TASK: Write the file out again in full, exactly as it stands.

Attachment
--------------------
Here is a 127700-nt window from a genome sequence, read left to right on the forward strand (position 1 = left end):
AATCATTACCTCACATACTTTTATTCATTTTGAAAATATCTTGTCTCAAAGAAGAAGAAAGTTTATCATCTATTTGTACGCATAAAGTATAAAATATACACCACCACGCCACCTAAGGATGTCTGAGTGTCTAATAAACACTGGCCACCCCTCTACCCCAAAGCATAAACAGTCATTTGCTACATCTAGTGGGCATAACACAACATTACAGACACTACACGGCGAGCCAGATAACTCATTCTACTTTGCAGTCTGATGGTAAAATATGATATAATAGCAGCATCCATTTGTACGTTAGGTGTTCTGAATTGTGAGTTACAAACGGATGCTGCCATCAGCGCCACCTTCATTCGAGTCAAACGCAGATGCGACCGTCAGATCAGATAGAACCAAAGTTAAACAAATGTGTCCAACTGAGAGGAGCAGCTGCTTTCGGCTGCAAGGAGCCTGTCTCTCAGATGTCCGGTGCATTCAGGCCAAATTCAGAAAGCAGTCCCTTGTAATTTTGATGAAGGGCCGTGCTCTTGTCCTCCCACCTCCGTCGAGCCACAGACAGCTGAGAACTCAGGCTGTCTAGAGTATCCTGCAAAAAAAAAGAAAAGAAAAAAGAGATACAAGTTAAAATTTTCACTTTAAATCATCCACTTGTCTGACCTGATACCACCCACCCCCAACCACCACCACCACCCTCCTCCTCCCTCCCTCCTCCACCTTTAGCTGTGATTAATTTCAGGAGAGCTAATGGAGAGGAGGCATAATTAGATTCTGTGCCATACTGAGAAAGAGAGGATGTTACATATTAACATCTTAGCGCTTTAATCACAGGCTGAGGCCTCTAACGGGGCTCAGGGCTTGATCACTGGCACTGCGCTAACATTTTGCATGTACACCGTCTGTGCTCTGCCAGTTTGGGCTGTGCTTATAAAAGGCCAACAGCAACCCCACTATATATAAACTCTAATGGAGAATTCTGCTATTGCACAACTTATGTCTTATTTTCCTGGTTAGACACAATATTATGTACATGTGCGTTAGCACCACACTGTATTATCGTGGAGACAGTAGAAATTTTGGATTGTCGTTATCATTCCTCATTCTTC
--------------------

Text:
Here is a 127700-nt window from a genome sequence, read left to right on the forward strand (position 1 = left end):
AATCATTACCTCACATACTTTTATTCATTTTGAAAATATCTTGTCTCAAAGAAGAAGAAAGTTTATCATCTATTTGTACGCATAAAGTATAAAATATACACCACCACGCCACCTAAGGATGTCTGAGTGTCTAATAAACACTGGCCACCCCTCTACCCCAAAGCATAAACAGTCATTTGCTACATCTAGTGGGCATAACACAACATTACAGACACTACACGGCGAGCCAGATAACTCATTCTACTTTGCAGTCTGATGGTAAAATATGATATAATAGCAGCATCCATTTGTACGTTAGGTGTTCTGAATTGTGAGTTACAAACGGATGCTGCCATCAGCGCCACCTTCATTCGAGTCAAACGCAGATGCGACCGTCAGATCAGATAGAACCAAAGTTAAACAAATGTGTCCAACTGAGAGGAGCAGCTGCTTTCGGCTGCAAGGAGCCTGTCTCTCAGATGTCCGGTGCATTCAGGCCAAATTCAGAAAGCAGTCCCTTGTAATTTTGATGAAGGGCCGTGCTCTTGTCCTCCCACCTCCGTCGAGCCACAGACAGCTGAGAACTCAGGCTGTCTAGAGTATCCTGCAAAAAAAAAGAAAAGAAAAAAGAGATACAAGTTAAAATTTTCACTTTAAATCATCCACTTGTCTGACCTGATACCACCCACCCCCAACCACCACCACCACCCTCCTCCTCCCTCCCTCCTCCACCTTTAGCTGTGATTAATTTCAGGAGAGCTAATGGAGAGGAGGCATAATTAGATTCTGTGCCATACTGAGAAAGAGAGGATGTTACATATTAACATCTTAGCGCTTTAATCACAGGCTGAGGCCTCTAACGGGGCTCAGGGCTTGATCACTGGCACTGCGCTAACATTTTGCATGTACACCGTCTGTGCTCTGCCAGTTTGGGCTGTGCTTATAAAAGGCCAACAGCAACCCCACTATATATAAACTCTAATGGAGAATTCTGCTATTGCACAACTTATGTCTTATTTTCCTGGTTAGACACAATATTATGTACATGTGCGTTAGCACCACACTGTATTATCGTGGAGACAGTAGAAATTTTGGATTGTCGTTATCATTCCTCATTCTTC